My schooldays began in the autumn of 1955 when I entered the Infants section of Frogwell Primary School in Chippenham, Wiltshire.
In an effort to be more precise, I must assume this would have been on Tuesday 6th September, because new pupils were required to start one day after the beginning of term, and by coincidence I was due to commence full-time education the same week as my paternal grandfather retired.
At the age of 4 years and 9 months I was not especially pleased to arrive, for, in common with a number of my fellow pupils in having had no pre-school or play group through which to have become acclimatized, I found it more than a little disconcerting to be unceremoniously placed within the confines of an official institution rather than be allowed to continue enjoying what had been a largely agreeable life at home.
Settling down for a quarter of an hour with Daphne Oxenford and Listen With Mother on the BBC Light Programme was now to be replaced by paying attention to a schoolteacher for a considerably larger portion of the day.
Group 1 (1955-56: Miss Jones)
Memories of Group 1 include the use of individual slates and chalk, jars of coloured beads with threading string, and funny little camp beds with grey blankets for lying down and resting after lunch.
Locating one’s own coat peg, desk, rest bed and so forth was made easy by the use of wooden picture tags, among which my own, I was pleased to discover, was a red tricycle.
Noteworthy activities included News Time in the morning and in the afternoon Choosing Time, which seemed to offer various ways of getting oneself into a mess, such as via the water tub, sand pit or even a mysterious grey powder on whose exact chemical composition I now prefer not to speculate.
A short trip out to the field made for an afternoon alternative to the playground, although when a visiting Fun Fair set up camp on the neighbouring property we were duly banned from hanging around near the fence.
Naturally, for a short while I would have been taken to school by my mother, but before eventually making the transition to undertaking the journey alone I feel sure she must have arranged for me to walk in the company of another Frogwell pupil living fairly close by, although, as it happened, many of our more immediate neighbours favoured Lowden Primary School in Sheldon Road.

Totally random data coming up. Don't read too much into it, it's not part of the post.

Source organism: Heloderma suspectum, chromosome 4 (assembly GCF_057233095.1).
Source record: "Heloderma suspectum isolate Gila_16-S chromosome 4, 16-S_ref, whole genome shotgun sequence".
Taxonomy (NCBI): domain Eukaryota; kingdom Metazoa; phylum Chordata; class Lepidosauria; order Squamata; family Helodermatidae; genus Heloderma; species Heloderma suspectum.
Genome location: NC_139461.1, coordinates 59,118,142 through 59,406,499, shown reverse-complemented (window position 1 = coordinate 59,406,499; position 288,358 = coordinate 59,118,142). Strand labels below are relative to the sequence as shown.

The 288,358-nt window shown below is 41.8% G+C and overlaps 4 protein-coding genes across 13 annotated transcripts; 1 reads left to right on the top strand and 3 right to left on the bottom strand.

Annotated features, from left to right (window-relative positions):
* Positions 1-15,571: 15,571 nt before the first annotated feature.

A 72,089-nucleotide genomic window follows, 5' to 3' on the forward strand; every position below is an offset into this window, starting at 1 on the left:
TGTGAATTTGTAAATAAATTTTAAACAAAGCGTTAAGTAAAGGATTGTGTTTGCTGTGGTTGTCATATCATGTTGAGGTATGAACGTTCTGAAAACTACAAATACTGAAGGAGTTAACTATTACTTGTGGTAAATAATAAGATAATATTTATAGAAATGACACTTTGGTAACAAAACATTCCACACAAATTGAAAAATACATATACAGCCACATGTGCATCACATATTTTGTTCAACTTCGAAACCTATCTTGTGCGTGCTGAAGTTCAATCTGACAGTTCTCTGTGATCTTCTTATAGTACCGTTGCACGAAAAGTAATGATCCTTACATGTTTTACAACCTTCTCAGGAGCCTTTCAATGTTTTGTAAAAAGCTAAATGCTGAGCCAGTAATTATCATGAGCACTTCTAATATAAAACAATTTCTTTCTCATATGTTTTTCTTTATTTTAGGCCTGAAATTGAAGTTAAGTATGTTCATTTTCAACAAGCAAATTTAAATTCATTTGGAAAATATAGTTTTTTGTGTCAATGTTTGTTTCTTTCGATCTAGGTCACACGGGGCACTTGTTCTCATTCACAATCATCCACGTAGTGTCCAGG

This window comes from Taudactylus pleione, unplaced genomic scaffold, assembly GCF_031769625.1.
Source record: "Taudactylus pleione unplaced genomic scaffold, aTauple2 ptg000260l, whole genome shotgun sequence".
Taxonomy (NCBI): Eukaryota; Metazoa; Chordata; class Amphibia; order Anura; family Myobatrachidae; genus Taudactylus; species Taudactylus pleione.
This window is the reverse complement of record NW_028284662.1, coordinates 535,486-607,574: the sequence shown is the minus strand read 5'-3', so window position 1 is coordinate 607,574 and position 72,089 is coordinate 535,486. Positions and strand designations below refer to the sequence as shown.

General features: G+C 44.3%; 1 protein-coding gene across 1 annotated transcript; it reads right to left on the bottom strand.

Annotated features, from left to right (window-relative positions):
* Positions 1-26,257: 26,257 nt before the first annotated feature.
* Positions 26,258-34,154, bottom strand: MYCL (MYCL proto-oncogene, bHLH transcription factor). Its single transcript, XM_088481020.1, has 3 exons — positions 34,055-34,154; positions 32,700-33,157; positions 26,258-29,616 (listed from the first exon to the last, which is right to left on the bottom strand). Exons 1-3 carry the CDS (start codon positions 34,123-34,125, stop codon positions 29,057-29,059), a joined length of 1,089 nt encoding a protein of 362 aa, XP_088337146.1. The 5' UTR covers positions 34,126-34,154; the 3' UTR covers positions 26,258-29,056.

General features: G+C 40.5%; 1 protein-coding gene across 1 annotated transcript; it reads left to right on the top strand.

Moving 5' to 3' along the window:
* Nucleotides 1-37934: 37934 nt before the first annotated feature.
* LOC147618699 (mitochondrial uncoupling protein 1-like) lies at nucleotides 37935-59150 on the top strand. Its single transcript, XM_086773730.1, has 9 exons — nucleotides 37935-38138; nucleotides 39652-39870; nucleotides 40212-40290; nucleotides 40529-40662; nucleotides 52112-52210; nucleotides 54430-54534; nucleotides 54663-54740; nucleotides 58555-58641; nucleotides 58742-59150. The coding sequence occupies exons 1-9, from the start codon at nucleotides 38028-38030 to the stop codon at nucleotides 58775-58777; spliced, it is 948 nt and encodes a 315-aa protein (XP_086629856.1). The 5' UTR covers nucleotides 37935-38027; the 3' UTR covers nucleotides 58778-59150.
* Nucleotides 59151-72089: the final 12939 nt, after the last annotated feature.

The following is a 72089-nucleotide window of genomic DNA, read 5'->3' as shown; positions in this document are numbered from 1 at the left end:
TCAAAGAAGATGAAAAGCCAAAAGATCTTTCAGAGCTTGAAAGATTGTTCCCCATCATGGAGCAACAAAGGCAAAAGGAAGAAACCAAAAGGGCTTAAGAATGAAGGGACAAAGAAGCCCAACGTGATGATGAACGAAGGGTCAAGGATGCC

Sadly, I can remember very few of the other children in Group 1 by name, and even one or two of those I do recall would likely have ceased to be my classmates after that first school year.
Group 3 (1956-57: Miss Young)
Reporting to Group 2 the following September, I found myself unexpectedly promoted straight into Group 3.
Here we were introduced to the Word Race (an innovative aid to learning to spell) as well as small bags of counting beans and an imitation shop, both of which helped us get to grips with simple arithmetic and basic monetary transactions.
There was also Music and Movement in the gym, performed to the accompaniment of a BBC radio broadcast, while out in the yard playtime was enhanced by the wonderful opportunity to roll tyres.
The outside world was becoming more noticeable, and most probably it was in early 1957 that our class saw the arrival of a little Eastern European girl. She must have been one of the 20,000 refugees who had fled to Britain in the aftermath of the Hungarian Revolution of 1956, so maybe there were others who also came to Frogwell at that time. The poor child was clearly emaciated and obviously not in good health. We had a height and weight feature in one corner of our classroom where she alone tipped the scales at less than 3 stone (19 kg).
She uttered very few words, which was hardly surprising, since she could scarcely speak any English. This was a concept I’m afraid I for one found difficult to appreciate fully, while naturally understanding nothing of the fear and deprivation she would surely have suffered during her short life. I don’t think she stayed with us for very long.
We were also beginning to venture further afield on occasion, with a trip to the GPO Sorting Office highlighted by our return to school on an ordinary service bus. Our teacher’s request for her adult fare to be accompanied by 24 halves caused one or two raised eyebrows and also placed unaccustomed demands on the conductor’s hand-wound ticket machine which, much to our amusement, was thereby forced to disgorge a veritable paper chain eventually long enough to reach the floor.